Discrimination in "To Kill a Mockingbird"
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The paper argues that "To Kill a Mockingbird" not only reveals racial prejudice, it pivots a discussion concerning discrimination. The paper goes on to show how Harper Lee tenaciously explores the moral nature of human beings, especially the struggle in every human soul between discrimination and tolerance. The paper asserts that the novel is very effective in not only revealing prejudice, but in examining the nature of prejudice, how it works and its consequences.
From the Paper:"The most important theme of the 1960 Pulitzer Prize winning novel To Kill a Mockingbird is author Harper Lee's tenacious exploration of the moral nature of human
beings, especially the struggle in every human soul between discrimination and tolerance. The novel is very effective in not only revealing prejudice, but in examining the nature
of prejudice. One of the ways it accomplishes this is by dramatizing Scout's and Jem's maturing transition from a perspective of childhood innocence. Initially, because they have never seen or experienced evil themselves, they assume that all people are good by nature and tolerant of others. It is not until they see things from a more realistic adult perspective that they have to confront evil and prejudice and incorporate it into their understanding of the world. (Castleman)
"As a result of this skillful literary portrayal by Harper Lee of the psychological transition from innocence to experience to realization, To Kill a Mockingbird suceeds admirably in portraying the very real threat that hatred, prejudice, and ignorance have always posed to the innocent. Simple, trusting, good-hearted people such as Tom Robinson and Boo Radley are tragically unprepared. They are ill-equipped emotionally and psychologically to deal with the unexpected depths of the prejudice they encounter. As a result, they are destroyed. Even Jem is victimized to a certain extent by his discovery of the evil of prejudice and its hidden power over so many people during and after the controversial trial. (Bergman and Asimow)"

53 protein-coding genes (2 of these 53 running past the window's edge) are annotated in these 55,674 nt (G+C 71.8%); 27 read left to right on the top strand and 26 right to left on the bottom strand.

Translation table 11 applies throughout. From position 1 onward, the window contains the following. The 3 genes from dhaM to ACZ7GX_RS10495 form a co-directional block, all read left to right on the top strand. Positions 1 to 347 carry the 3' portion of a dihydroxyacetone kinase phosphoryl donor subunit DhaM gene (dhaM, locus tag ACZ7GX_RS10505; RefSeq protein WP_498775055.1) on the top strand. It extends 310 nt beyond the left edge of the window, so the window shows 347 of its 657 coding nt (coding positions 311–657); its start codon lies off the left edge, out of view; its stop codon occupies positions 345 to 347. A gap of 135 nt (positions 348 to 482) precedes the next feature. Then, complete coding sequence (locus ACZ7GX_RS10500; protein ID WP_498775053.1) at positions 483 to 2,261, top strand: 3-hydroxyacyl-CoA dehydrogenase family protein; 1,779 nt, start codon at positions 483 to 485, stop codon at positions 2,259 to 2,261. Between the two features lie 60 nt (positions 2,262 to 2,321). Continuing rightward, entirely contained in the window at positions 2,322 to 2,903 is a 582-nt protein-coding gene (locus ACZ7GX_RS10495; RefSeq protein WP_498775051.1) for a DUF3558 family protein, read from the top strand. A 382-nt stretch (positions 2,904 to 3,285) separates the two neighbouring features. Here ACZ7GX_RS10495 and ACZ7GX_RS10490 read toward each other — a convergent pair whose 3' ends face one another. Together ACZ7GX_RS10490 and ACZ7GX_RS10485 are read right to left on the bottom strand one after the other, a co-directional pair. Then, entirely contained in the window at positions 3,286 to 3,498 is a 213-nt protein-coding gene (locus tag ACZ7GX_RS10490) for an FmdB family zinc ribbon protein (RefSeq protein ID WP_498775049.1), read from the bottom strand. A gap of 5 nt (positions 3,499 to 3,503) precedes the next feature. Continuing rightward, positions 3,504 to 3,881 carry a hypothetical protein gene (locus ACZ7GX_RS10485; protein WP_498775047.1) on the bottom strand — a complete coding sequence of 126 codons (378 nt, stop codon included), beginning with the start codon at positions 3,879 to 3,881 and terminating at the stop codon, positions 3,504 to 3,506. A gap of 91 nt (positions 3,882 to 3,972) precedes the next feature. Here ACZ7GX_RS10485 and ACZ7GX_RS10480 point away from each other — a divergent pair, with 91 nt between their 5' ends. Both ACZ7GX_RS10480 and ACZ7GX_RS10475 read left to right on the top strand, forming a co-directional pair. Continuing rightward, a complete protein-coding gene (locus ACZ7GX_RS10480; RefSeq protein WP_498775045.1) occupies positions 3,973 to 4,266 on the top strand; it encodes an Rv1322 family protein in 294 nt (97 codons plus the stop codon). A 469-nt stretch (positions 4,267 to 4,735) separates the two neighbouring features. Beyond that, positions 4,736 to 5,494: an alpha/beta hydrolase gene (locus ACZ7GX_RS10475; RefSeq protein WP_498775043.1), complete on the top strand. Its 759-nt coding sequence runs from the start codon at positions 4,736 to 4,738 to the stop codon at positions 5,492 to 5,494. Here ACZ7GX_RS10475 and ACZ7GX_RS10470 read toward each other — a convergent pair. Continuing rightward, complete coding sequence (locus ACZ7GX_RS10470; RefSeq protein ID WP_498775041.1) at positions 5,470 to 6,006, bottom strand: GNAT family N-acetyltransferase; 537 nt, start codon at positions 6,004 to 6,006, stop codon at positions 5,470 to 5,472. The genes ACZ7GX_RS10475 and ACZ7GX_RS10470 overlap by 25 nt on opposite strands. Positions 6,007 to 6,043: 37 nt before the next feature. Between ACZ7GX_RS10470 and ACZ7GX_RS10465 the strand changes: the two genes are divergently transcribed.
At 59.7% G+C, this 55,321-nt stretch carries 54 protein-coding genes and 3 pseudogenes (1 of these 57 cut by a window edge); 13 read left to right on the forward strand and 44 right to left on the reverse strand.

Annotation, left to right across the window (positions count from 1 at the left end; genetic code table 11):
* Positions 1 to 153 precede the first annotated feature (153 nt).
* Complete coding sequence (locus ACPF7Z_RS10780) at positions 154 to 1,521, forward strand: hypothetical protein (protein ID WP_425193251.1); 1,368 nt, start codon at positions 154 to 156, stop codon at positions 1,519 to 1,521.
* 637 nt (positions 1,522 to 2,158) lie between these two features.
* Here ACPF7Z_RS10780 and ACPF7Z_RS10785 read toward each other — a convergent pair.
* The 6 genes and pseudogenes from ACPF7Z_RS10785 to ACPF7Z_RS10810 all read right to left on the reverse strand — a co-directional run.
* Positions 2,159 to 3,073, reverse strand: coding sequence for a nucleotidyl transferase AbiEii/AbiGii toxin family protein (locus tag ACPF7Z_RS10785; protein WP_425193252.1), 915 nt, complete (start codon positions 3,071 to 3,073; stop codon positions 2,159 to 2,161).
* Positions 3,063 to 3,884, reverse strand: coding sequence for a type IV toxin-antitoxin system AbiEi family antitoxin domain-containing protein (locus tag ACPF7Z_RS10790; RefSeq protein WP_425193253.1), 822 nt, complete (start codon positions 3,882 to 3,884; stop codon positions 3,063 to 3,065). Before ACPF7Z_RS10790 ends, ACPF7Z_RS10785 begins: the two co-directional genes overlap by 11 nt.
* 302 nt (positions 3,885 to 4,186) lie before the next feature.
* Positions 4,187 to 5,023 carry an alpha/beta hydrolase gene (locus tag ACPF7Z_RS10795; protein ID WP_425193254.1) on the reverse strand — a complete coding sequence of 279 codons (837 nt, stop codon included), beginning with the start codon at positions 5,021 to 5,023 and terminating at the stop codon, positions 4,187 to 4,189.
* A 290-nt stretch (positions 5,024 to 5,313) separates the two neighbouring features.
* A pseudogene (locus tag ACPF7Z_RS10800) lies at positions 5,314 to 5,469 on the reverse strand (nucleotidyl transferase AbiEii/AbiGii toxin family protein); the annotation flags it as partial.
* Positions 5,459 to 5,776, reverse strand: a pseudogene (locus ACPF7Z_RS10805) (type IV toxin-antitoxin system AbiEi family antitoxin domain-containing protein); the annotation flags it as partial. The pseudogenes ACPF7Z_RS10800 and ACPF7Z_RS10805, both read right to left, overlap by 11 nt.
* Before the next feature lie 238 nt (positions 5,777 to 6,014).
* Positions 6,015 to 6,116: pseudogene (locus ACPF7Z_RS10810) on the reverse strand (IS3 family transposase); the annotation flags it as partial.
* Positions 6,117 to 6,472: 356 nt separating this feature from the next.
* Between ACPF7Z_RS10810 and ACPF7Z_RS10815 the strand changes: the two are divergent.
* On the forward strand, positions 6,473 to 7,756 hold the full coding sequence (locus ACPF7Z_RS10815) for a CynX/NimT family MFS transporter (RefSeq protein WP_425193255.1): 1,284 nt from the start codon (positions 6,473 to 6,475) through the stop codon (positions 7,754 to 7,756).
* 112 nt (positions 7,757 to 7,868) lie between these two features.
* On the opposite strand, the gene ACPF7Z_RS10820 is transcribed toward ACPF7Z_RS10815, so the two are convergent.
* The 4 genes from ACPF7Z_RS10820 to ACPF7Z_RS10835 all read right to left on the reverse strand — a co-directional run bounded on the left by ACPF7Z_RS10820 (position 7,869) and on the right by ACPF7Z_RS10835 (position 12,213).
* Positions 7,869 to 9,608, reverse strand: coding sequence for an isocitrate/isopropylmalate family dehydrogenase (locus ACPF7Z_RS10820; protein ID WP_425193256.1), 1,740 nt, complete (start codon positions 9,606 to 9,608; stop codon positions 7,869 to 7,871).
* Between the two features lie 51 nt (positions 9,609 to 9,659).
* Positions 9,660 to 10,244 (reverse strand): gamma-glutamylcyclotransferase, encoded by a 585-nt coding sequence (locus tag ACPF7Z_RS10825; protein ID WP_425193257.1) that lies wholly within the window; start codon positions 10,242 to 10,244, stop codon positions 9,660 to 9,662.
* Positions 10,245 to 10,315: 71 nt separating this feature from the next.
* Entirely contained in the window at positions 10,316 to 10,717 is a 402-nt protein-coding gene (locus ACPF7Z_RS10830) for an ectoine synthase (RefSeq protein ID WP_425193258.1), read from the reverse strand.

Cite this Book Review:
Discrimination in "To Kill a Mockingbird" (2003, November 13) Retrieved May 21, 2019, from https://www.academon.com/book-review/discrimination-in-to-kill-a-mockingbird-44604/
"Discrimination in "To Kill a Mockingbird"" 13 November 2003. Web. 21 May. 2019. <https://www.academon.com/book-review/discrimination-in-to-kill-a-mockingbird-44604/>